Guest writer: Katie Clinton
I had no idea what to expect when I had my first baby. I was very surprised when I immediately had to try to pump at the hospital. Honestly, it was so awkward, and I felt like a cow. The lactation consultants meant well, but a new momma isn’t feeling great anyway, so this was hard. I knew that going forward, I would definitely be more prepared the next time I had a baby.
I was facing postpartum for the second time. I knew what to expect. I brought my nursing bras. I brought new cozy jammies to make me feel prettier in the hospital. I was so pumped to be able to take that shower that I knew would come the day after my C-section.
I knew I would have a C-section my second time around because I had a high-risk pregnancy with mono-di twins. I didn’t fear the C-section; I had done it before. Unfortunately, though, 24 hours after giving birth, I had a pulmonary edema. This landed me in the ICU and extended my hospital stay. It also kept me from seeing my babies for 3 full days.
Expectations can wreck you.
The three days I spent away from my babies and dealing with medical issues were the worst of my life. I’m still working through the trauma from it. I’ve learned that you can’t go into giving birth with expectations; it will leave you disappointed.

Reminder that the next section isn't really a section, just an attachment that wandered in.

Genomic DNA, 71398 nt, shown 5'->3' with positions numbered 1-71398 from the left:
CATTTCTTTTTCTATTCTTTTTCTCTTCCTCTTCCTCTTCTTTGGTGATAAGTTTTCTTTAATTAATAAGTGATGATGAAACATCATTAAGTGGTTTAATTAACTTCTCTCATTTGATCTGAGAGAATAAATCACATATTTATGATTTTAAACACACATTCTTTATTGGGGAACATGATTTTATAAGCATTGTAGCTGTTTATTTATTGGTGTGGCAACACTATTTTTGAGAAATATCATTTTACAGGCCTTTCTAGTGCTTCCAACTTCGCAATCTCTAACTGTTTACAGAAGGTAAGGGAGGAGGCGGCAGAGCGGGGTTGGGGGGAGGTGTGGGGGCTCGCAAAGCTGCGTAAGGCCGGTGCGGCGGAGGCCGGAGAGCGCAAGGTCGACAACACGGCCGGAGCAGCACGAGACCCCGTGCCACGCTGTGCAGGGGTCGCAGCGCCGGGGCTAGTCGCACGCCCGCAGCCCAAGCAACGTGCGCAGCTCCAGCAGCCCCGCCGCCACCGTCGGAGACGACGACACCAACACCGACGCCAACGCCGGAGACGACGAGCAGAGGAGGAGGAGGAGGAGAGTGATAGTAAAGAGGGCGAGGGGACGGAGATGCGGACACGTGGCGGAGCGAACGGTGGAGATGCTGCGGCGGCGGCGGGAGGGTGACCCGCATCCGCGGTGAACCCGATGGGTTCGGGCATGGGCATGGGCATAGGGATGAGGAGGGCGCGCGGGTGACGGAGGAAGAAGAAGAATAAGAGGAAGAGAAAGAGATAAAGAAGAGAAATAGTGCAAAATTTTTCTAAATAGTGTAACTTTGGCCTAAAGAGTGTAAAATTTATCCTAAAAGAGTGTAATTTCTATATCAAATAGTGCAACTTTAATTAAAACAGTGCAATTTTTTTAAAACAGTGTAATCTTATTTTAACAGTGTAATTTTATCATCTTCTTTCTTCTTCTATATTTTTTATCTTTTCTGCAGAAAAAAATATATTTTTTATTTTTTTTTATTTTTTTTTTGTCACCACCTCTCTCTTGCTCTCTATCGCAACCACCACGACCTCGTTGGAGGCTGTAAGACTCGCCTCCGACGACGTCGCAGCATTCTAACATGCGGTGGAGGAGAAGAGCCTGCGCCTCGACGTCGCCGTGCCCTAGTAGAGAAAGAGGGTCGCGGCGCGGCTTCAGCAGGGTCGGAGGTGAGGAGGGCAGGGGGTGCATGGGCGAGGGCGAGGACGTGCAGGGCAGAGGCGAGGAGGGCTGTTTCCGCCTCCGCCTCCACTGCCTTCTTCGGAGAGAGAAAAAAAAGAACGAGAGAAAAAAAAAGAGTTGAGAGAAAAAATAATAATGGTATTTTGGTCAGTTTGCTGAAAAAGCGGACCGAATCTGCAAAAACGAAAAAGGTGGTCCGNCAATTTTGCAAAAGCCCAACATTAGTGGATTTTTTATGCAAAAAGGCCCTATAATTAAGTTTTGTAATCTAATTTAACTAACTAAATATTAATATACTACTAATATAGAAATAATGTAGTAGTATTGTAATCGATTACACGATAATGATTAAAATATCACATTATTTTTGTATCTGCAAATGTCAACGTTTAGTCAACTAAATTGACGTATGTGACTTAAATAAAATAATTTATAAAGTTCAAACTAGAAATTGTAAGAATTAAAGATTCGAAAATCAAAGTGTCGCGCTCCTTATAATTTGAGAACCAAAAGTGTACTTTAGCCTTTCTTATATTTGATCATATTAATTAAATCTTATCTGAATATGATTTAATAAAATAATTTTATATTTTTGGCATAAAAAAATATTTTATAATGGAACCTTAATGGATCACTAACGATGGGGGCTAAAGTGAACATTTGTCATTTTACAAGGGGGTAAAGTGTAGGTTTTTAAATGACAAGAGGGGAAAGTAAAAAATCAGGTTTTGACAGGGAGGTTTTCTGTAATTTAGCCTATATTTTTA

Now obviously, not everybody who gives birth winds up in the ICU. I don’t want to freak people out because my situation isn’t normal. But I do know that we all go into the hospital with a list of desires:
-who will be in the delivery room
-What kind of birth is wanted
-meds or no meds
We all have these things we want to happen with the birth of our children, but the reality is that we are not in control. It can be SO frustrating, but sharing my story is important because you never know what might happen. If you’re stressing today about whether or not to let your mother-in-law in the delivery room or struggling with any other decisions, please let that go. You are causing yourself unnecessary stress, and in all actuality, those details don’t matter. What does matter is that precious child that you are about to meet.
When plans don’t go the way you want, look at your baby. You worked so hard to get them here; they are all that matters.
The only way that I got through my traumatic situation was faith. 15 months later, I am still processing everything and working through it. I have been blessed with healthy babies and a successful heart procedure following my hospital stay.
Months after the babies were born, I struggled with frustration at how things transpired. Why did I have this heart condition? Why did I have to go through those excruciating days of being apart from my babies? Why does everybody else seem to have normal deliveries and post-partum situations? I have wrestled with these questions and ultimately had to shut down. Was this time in my life challenging? Yes! But can I change anything about it? No. This has led me to accept that something crummy happened, but now I get to enjoy my children for as long as God lets me.
If you are in a trying situation today (and as a mama of young ones, I know that we constantly have trying situations), hug your babies and take a deep breath. Life is difficult, but things will get better. You are here. Your babies are here. Life is still good.